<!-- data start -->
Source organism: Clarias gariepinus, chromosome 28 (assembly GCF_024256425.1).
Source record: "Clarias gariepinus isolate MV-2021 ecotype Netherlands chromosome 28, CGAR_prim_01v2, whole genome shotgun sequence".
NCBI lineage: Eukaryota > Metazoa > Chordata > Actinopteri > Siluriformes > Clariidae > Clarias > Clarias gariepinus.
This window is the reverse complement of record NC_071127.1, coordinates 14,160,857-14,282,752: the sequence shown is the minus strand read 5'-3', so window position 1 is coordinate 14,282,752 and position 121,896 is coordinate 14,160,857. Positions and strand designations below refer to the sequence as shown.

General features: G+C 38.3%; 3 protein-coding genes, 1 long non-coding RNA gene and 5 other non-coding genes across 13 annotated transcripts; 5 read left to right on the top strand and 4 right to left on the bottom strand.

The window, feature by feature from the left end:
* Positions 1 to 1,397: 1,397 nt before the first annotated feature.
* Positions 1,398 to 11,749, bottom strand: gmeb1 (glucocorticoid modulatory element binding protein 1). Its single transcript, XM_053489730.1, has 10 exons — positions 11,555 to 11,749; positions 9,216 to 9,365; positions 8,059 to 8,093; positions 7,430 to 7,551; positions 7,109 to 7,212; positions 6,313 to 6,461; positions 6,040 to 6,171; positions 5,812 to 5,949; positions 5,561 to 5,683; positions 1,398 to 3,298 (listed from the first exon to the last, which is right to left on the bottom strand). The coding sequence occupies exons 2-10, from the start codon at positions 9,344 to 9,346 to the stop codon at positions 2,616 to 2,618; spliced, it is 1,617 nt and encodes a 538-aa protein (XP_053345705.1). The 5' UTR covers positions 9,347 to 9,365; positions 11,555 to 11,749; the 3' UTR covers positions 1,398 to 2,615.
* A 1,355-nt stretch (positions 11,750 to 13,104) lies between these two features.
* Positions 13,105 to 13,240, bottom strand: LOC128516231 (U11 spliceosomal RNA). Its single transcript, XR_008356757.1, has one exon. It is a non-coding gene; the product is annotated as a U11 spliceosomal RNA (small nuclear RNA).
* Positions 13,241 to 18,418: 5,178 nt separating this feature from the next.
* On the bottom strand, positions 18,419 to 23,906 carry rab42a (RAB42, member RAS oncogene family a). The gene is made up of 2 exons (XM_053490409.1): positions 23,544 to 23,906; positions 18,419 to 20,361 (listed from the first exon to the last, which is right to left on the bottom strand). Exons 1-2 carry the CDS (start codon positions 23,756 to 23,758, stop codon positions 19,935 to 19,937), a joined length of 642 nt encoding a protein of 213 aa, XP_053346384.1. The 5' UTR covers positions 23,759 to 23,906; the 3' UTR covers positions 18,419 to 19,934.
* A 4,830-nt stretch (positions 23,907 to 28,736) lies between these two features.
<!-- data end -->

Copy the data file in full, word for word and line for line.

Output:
Source organism: Clarias gariepinus, chromosome 28 (assembly GCF_024256425.1).
Source record: "Clarias gariepinus isolate MV-2021 ecotype Netherlands chromosome 28, CGAR_prim_01v2, whole genome shotgun sequence".
NCBI lineage: Eukaryota > Metazoa > Chordata > Actinopteri > Siluriformes > Clariidae > Clarias > Clarias gariepinus.
This window is the reverse complement of record NC_071127.1, coordinates 14,160,857-14,282,752: the sequence shown is the minus strand read 5'-3', so window position 1 is coordinate 14,282,752 and position 121,896 is coordinate 14,160,857. Positions and strand designations below refer to the sequence as shown.

General features: G+C 38.3%; 3 protein-coding genes, 1 long non-coding RNA gene and 5 other non-coding genes across 13 annotated transcripts; 5 read left to right on the top strand and 4 right to left on the bottom strand.

The window, feature by feature from the left end:
* Positions 1 to 1,397: 1,397 nt before the first annotated feature.
* Positions 1,398 to 11,749, bottom strand: gmeb1 (glucocorticoid modulatory element binding protein 1). Its single transcript, XM_053489730.1, has 10 exons — positions 11,555 to 11,749; positions 9,216 to 9,365; positions 8,059 to 8,093; positions 7,430 to 7,551; positions 7,109 to 7,212; positions 6,313 to 6,461; positions 6,040 to 6,171; positions 5,812 to 5,949; positions 5,561 to 5,683; positions 1,398 to 3,298 (listed from the first exon to the last, which is right to left on the bottom strand). The coding sequence occupies exons 2-10, from the start codon at positions 9,344 to 9,346 to the stop codon at positions 2,616 to 2,618; spliced, it is 1,617 nt and encodes a 538-aa protein (XP_053345705.1). The 5' UTR covers positions 9,347 to 9,365; positions 11,555 to 11,749; the 3' UTR covers positions 1,398 to 2,615.
* A 1,355-nt stretch (positions 11,750 to 13,104) lies between these two features.
* Positions 13,105 to 13,240, bottom strand: LOC128516231 (U11 spliceosomal RNA). Its single transcript, XR_008356757.1, has one exon. It is a non-coding gene; the product is annotated as a U11 spliceosomal RNA (small nuclear RNA).
* Positions 13,241 to 18,418: 5,178 nt separating this feature from the next.
* On the bottom strand, positions 18,419 to 23,906 carry rab42a (RAB42, member RAS oncogene family a). The gene is made up of 2 exons (XM_053490409.1): positions 23,544 to 23,906; positions 18,419 to 20,361 (listed from the first exon to the last, which is right to left on the bottom strand). Exons 1-2 carry the CDS (start codon positions 23,756 to 23,758, stop codon positions 19,935 to 19,937), a joined length of 642 nt encoding a protein of 213 aa, XP_053346384.1. The 5' UTR covers positions 23,759 to 23,906; the 3' UTR covers positions 18,419 to 19,934.
* A 4,830-nt stretch (positions 23,907 to 28,736) lies between these two features.